TEXT OF INTERVIEW
Scott Jagow: The word this morning is that Yahoo! is going to reject Microsoft's $44-billion offer. Yahoo's board met over the weekend and made its decision. It's apparently going to spell out its reasons for spurning Microsoft this morning.
We're joined by our reporter Lisa Napoli, who covers the tech world for us. Lisa, why do you think Yahoo! is saying no?
Lisa Napoli: Yeah, it seems a little hard to imagine refusing a $44-billion offer. But it turns out that the Yahoo! board of directors say that their stock is undervalued now. They might be wanting $40 a share versus the $31 a share the Microsoft put down on the table.
Jagow: Do we have any idea if Microsoft might be in the mood to do that?
Napoli: Well, that's the $44-billion question, Scott. It seems like Microsoft really needs Yahoo!, but whether Microsoft is willing to buy this negotiating tactic that Yahoo! seems to be doing very publicly, we'll have to wait and see.
Jagow: What else might Microsoft do if it didn't raise its bid? Is there any other option?
Napoli: Steve Ballmer said the other day when he made the offer -- he didn't use the word "hostile takeover" -- but he said basically he'd do whatever he had to do to make it possible. That could mean that he would go direct to shareholders and make the offer to them, and avert the board of directors..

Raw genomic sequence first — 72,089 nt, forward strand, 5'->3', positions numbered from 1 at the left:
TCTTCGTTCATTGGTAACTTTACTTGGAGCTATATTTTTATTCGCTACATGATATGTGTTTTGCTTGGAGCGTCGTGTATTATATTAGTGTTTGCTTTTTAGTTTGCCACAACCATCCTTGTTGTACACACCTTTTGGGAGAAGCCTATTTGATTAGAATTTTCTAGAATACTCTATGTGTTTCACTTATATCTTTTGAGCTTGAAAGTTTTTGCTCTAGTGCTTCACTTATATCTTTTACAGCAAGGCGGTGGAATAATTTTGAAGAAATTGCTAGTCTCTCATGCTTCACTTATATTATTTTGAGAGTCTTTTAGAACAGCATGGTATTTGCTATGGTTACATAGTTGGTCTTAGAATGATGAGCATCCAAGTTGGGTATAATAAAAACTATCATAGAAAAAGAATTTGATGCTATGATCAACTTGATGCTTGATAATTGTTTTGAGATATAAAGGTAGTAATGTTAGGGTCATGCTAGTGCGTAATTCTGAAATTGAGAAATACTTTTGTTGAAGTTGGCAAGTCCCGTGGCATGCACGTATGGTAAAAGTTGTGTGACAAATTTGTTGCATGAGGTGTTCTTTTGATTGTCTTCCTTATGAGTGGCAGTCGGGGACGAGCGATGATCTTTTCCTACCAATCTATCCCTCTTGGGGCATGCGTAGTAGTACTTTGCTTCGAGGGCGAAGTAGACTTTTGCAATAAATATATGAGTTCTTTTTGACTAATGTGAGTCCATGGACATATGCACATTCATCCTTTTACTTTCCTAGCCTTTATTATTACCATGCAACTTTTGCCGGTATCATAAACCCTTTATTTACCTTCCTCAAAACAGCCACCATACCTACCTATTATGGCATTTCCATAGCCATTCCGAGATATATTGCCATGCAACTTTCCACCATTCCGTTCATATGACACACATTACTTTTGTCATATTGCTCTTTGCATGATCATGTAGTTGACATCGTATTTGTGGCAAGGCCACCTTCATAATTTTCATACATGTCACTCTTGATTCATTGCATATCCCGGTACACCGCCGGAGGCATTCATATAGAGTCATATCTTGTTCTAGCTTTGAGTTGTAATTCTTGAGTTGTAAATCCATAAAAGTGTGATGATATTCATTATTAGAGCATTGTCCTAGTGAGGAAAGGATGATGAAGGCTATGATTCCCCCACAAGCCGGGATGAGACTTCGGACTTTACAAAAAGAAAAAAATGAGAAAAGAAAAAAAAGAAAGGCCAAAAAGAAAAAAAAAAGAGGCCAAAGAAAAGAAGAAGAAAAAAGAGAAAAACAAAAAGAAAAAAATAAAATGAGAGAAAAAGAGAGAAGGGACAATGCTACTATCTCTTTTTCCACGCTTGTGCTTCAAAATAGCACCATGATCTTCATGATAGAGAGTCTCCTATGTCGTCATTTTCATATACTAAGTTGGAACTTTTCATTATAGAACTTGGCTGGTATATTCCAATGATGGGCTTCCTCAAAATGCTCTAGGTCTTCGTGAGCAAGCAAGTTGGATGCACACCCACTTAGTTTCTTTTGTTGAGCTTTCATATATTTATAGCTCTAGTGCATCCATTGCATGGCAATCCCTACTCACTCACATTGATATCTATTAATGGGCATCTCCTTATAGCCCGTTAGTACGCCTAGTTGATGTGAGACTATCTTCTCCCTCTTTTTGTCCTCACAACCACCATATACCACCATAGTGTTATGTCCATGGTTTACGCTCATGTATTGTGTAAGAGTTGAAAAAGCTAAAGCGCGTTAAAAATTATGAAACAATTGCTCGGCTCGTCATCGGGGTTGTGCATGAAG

Jagow: Well, this bid from Microsoft certainly prompted a reaction from Google. Where do you think Google stands right now?
Napoli: Google has come out and said it will help Yahoo! avoid a takeover by Microsoft. Apparently, earlier this month, Google made an advance to Yahoo!, and they're one of the very few companies out there who can realistically come with anything close to this $44-billion figure. Google buying Yahoo! is almost impossible to imagine getting through regulators.
Jagow: OK, our reporter Lisa Napoli. Thank you.
Napoli: Thanks, Scott.